"The person you grieve for would want you to be kind to yourself"Ana Ovey

It’s not a revolutionary statement to say that Cambridge is a high pressure environment. Nor is it one to say that all of us, as students here, may approach failure with a less forgiving mind-set than we ought to. But as with all things, grief exacerbates the feelings that anticipate and follow failure.

Bereavement, paired with not just a university working environment, but the Cambridge one at that, makes for greater despondency in the face of adversity. It’s easier to feel burned out, more exhausting to carry on in spite of dud essays and awkward classes. Multiplied with anxiety or depression, failures, setbacks, or missing the mark or deadline, are painful and overwhelming. Concentration is knocked, anxieties build with the loss of the unconditional support and encouragement a parent often provides, comparisons of personal failings with the successes of others are crushingly constant. It’s infinitely more difficult to feel proud of your achievements when the person who would feel proud of you isn’t there to express it.

“My dad was always at the side-lines, commentating, beaming, cheering me on”

And, naturally, grief is something felt more acutely in the face of trials. I will still feel a particular kind of sadness at the thought of my father when surrounded by my friends, playing music and dancing, joking and laughing. But despondency numbs me and removes me when I’ve had a bad day, when I’m lonely, when I haven’t achieved what I wanted to – and I can’t call my dad and talk to him about it. Being bereaved at university is not something I anticipated in the years of envisioning my education after school. And even if it had been, I hardly know how I would have foreseen the acuteness and strangeness of every sorrow. As it was, it was a constant comfort to know that, even at university, if I were ever confused about what I was learning or upset about how things were going, I would be able to contact my fiercely intelligent and always consoling father about anything, never being made to think them insignificant. To have that removed, to be unable to articulate why I felt entitled to the presence of my dad, even in the background of my university experience, makes the weeks when I’m struggling with deadlines, mental blocks or worries even more difficult.

“Graduation will be hard without my dad”

Talking to another girl whose dad had died, I was struck, in the sweetest and saddest of ways, by two things she mentioned while we were speaking of grief, particularly regarding our careers in Cambridge. The first was that, profoundly, ‘I feel as though I’ve lost one of my biggest cheerleaders!’ – which rang especially true. My dad was always at the side-lines, commentating, beaming, cheering me on and applauding louder than any other, after all of my victories – whether they were personal, academic, or extra-curricular. He made sure to love what I loved, and care passionately for whatever I attempted. He was also there, comforting me, booing the opposition, setting out practical comeback strategies in spite of obstacles, and shouting at the referee, after any of my failures. He never made me feel inadequate, despite his investment in my goals and successes. It’s a difficult thing to be deprived of that; it’s difficult to cope with it in a place as rigorous, intensive, and often unforgiving as Cambridge. Losing your head cheerleader, it turns out, is a big thing.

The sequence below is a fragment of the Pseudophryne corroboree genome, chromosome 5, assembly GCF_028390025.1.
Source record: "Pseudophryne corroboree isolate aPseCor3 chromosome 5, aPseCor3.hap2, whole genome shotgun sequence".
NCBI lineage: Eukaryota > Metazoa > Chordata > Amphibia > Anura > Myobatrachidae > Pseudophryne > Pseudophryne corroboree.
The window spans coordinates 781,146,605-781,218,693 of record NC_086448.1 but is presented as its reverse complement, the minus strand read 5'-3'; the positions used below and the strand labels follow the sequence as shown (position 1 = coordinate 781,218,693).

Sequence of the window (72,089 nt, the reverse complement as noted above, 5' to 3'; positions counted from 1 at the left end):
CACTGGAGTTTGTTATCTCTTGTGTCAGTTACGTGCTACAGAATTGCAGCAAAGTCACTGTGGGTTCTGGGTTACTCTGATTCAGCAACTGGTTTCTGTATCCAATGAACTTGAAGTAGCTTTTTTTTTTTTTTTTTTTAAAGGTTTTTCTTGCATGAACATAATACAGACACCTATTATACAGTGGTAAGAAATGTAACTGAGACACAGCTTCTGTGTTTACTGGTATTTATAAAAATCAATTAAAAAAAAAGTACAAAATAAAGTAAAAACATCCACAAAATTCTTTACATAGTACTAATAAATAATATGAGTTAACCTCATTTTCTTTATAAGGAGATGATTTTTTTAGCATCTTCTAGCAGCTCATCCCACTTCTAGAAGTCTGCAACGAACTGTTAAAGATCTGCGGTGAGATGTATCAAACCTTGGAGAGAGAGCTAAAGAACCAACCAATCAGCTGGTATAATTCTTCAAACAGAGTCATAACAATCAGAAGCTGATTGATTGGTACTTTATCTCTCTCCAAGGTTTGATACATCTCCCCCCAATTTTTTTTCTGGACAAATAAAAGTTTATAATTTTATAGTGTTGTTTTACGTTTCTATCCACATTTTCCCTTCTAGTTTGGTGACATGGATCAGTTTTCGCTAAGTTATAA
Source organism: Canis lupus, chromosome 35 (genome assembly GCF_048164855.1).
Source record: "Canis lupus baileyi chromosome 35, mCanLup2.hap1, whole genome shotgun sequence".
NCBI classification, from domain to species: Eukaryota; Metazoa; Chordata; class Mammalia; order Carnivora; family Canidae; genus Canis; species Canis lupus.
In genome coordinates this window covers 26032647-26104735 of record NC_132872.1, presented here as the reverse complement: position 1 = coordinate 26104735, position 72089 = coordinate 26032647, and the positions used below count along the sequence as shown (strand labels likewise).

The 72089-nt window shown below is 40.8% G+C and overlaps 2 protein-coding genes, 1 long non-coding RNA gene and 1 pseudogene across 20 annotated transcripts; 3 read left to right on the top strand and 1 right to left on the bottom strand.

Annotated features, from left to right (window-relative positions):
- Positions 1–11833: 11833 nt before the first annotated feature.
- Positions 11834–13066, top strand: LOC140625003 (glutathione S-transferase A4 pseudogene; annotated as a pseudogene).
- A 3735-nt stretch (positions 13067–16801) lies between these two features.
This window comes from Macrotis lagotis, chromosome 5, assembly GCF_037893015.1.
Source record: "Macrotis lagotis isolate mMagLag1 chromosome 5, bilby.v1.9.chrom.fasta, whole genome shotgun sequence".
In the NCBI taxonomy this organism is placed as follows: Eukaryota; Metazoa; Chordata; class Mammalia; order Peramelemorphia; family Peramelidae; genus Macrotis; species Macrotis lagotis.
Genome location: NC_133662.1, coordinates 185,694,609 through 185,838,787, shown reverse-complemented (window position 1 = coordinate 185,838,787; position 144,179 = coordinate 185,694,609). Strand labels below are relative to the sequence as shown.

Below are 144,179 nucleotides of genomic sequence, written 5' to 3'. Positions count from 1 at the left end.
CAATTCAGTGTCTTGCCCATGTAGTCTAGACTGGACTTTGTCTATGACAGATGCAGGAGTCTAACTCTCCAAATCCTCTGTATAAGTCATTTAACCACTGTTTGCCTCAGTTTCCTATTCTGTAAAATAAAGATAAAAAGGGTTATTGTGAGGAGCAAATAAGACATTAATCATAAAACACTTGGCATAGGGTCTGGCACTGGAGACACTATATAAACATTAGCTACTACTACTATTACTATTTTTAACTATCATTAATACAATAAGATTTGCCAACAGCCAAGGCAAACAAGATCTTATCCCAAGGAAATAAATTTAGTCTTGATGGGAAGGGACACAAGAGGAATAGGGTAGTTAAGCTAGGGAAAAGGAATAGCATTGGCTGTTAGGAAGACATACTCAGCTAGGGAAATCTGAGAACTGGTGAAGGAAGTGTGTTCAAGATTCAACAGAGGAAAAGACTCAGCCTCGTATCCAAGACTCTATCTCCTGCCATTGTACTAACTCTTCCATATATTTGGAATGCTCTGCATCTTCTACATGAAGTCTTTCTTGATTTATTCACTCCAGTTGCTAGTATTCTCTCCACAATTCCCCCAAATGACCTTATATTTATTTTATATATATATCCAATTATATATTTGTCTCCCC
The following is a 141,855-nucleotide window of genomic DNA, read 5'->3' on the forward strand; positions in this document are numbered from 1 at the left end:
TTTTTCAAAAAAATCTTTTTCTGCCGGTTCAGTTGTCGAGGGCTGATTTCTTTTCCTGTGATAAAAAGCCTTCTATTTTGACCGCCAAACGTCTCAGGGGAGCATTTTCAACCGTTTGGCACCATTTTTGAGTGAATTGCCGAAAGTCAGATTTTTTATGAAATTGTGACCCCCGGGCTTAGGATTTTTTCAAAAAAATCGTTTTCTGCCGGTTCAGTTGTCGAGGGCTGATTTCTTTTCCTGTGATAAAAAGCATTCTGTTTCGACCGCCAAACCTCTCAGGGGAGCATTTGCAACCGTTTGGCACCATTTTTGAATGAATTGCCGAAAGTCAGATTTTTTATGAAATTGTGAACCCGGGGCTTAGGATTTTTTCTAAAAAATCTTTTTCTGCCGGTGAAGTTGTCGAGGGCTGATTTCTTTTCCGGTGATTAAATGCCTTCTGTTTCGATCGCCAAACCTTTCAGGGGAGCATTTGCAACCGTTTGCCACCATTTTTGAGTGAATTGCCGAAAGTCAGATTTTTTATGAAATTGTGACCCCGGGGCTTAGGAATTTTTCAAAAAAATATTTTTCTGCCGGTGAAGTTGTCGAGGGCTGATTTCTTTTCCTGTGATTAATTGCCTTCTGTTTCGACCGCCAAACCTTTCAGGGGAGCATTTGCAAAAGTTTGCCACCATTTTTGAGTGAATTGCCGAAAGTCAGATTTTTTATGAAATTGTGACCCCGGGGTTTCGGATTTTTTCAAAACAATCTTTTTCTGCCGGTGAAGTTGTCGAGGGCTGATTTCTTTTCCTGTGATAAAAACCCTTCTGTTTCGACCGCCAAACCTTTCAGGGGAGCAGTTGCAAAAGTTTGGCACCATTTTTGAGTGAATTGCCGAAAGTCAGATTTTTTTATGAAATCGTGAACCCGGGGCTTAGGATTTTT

The other thing the friend mentioned, when we were discussing the academic and emotional impacts of grief, was her heartache at the notion that her dad would not be present for her graduation. It’s a particularly hard thought for children whose joy it was to make their parents proud. I remember my dad’s delight at my GCSE results, at my flute exams, at my writing, at my A levels, at my university offers.

I also remember the day I got my Cambridge offer and how inconsequential and foolish it felt. I got the email confirming I had a place the day I landed back in England from Sydney, after my dad’s death. What I had fretted over, what I had wrung my hands over, what I had hoped for after first being told I ought to try for Oxbridge, was suddenly utterly insignificant. In the moment I read I had an offer I realised I would always feel this way. Without my dad to hug me a warm congratulations, to laugh and exclaim, ‘Of course you got an offer!’, to say how proud of me he was – what did it matter? What was the significance of this small victory, when I was so overwhelmed with sadness?


Mountain View

‘Sometimes, it’s hardest remembering the happiest times’

Graduation will be hard without my dad – as will every failure and disappointment from now until then. But it’s a joy to reflect on all the kindnesses and encouragements he imparted to me, how much he would have loved to hear of all that I am learning, how he’d complain and roll his eyes and tut at anyone who made me feel as though I didn’t deserve to be here. It’s easy to forget these things. It’s easy to feel overwhelmed, it’s easy to feel hopeless and desire nothing more than to give up for the week, the month, the term. But, griefsters, it’s a bittersweet kind of bliss to remember how, more than anything, the person you grieve for would want you to be kind to yourself, would want you to succeed because it would make you happy, and vitally, would see your worth in spite of your failures. Endeavour to see it for yourself

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